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Nasal Medications, Preservatives and Additives

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Nasal sprays are easy to use, but there is evidence that many of the preservatives and additives in some of the commercial nasal sprays can be harmful to the nose!

Some additives I like to avoid include benzyl alcohol, povidone, iodine, disodium ETA, edetate disodium, benzalkonium, thimerosal, merthiolate, monobasic sodium phosphate, dibasic sodium phosphate, potassium phosphate monobasic, phenylcarbinol and sodium silicoaluminate. Some of these can directly irritate the sensitive lining of the nose, and some can cause allergic reactions.

More warnings:
- Some topical nasal decongestants contain sulfites. Asthmatics may react to sulfites, and some of these reactions may be life-threatening.
- Do not use nasal spray decongestants in children younger than two years old because these medications can interact with oral decongestants in cold medications.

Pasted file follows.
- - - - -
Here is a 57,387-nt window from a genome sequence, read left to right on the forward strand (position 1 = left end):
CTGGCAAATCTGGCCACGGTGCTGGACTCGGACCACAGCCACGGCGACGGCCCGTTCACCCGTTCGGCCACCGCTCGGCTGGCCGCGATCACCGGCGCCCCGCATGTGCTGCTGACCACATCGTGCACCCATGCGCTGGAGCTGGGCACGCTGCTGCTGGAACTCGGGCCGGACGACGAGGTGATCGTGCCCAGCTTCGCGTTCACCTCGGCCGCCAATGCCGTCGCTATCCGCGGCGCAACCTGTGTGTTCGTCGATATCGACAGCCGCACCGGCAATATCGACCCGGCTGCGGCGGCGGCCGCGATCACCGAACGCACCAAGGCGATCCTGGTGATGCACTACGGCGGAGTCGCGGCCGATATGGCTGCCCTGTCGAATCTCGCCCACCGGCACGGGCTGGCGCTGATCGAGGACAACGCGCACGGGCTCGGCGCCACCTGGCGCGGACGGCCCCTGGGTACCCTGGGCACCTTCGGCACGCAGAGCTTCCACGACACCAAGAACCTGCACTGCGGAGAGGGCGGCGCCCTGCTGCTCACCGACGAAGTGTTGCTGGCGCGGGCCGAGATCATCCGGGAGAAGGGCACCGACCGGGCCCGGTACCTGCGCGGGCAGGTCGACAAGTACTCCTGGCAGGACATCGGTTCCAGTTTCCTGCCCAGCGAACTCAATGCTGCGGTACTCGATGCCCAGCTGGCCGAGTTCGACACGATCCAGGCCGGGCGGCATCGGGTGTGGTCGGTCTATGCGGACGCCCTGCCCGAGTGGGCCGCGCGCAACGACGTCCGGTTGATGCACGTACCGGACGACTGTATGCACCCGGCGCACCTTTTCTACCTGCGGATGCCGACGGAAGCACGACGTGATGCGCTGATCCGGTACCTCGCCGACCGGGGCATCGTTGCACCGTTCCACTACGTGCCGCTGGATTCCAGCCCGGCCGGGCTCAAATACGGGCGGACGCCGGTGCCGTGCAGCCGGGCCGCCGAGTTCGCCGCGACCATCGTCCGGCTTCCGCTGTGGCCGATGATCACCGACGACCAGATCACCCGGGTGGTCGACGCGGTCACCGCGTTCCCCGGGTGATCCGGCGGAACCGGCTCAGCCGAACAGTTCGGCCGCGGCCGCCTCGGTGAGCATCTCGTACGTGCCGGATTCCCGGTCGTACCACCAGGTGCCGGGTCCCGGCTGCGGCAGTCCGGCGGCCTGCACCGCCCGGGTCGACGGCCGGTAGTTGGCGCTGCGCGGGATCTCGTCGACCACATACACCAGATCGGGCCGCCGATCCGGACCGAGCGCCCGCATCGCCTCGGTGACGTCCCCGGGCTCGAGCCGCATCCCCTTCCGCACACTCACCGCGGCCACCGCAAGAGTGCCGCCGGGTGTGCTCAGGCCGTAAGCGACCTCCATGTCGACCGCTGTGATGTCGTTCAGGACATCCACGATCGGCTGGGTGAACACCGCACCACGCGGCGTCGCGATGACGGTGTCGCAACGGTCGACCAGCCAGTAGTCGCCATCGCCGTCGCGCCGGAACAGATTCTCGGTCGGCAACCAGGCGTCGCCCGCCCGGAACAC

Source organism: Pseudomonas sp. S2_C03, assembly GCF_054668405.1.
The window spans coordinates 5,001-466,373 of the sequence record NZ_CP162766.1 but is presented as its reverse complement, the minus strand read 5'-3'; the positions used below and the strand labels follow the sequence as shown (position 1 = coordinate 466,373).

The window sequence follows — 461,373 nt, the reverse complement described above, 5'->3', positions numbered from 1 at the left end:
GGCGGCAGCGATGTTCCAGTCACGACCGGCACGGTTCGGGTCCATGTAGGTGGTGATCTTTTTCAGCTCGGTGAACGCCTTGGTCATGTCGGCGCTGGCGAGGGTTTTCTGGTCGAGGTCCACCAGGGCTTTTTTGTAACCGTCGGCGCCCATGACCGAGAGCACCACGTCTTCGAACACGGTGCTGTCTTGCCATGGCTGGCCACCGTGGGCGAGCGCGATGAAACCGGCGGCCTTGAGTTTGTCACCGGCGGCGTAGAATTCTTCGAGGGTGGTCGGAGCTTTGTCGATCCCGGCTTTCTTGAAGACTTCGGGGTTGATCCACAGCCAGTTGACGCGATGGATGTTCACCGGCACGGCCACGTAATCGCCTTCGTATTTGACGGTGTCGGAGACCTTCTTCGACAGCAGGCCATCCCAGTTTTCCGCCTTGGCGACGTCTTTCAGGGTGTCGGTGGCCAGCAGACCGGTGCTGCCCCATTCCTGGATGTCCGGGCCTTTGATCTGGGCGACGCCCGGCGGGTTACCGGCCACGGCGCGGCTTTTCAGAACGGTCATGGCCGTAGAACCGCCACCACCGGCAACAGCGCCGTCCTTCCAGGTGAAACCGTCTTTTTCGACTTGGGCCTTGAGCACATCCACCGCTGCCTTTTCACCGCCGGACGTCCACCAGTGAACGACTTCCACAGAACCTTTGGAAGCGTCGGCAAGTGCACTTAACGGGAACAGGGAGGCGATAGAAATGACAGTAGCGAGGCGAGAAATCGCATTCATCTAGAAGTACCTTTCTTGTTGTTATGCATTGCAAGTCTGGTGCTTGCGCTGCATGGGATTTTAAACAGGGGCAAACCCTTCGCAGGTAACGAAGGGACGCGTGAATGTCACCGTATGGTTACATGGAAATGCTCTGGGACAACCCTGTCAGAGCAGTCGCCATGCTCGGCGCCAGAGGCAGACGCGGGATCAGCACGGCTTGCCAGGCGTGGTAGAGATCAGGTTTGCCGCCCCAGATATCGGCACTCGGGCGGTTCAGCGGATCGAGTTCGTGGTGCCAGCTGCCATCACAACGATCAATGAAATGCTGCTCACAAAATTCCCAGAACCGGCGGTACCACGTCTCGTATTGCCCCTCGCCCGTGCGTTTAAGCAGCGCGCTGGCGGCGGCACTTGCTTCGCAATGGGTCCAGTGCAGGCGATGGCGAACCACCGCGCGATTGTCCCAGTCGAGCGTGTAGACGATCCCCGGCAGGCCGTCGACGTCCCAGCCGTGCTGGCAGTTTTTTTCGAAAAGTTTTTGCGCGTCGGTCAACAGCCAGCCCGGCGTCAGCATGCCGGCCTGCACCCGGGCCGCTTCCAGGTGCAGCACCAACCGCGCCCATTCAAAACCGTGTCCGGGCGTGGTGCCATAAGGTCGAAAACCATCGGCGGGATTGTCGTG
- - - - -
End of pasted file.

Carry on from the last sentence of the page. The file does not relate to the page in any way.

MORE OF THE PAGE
- The nasal medications which contain benzalkonium chloride (BKC), a preservative that prevents the growth of microorganisms, can cause more rebound swelling than those that are BKC free. Thus, BKC may aggravate a condition known as Rhinitis Medicamentosa (RM, or nasal spray addiction, see below.)



Retrieved from "Clearing The Air One Nose at a Time: Caring for Your Personal Filter" by Hana R. Solomon MD, 2013"

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References:
Nasal Saline Sprays - The Additives May Be the Problem. (n.d.).

P. Graf. (n.d.). Adverse Effects of Benzalkonium Chloride on the Nasal Mucosa: Allergic Rhinitis and Rhinitis Medicamentosa. Clinical Therapeutics.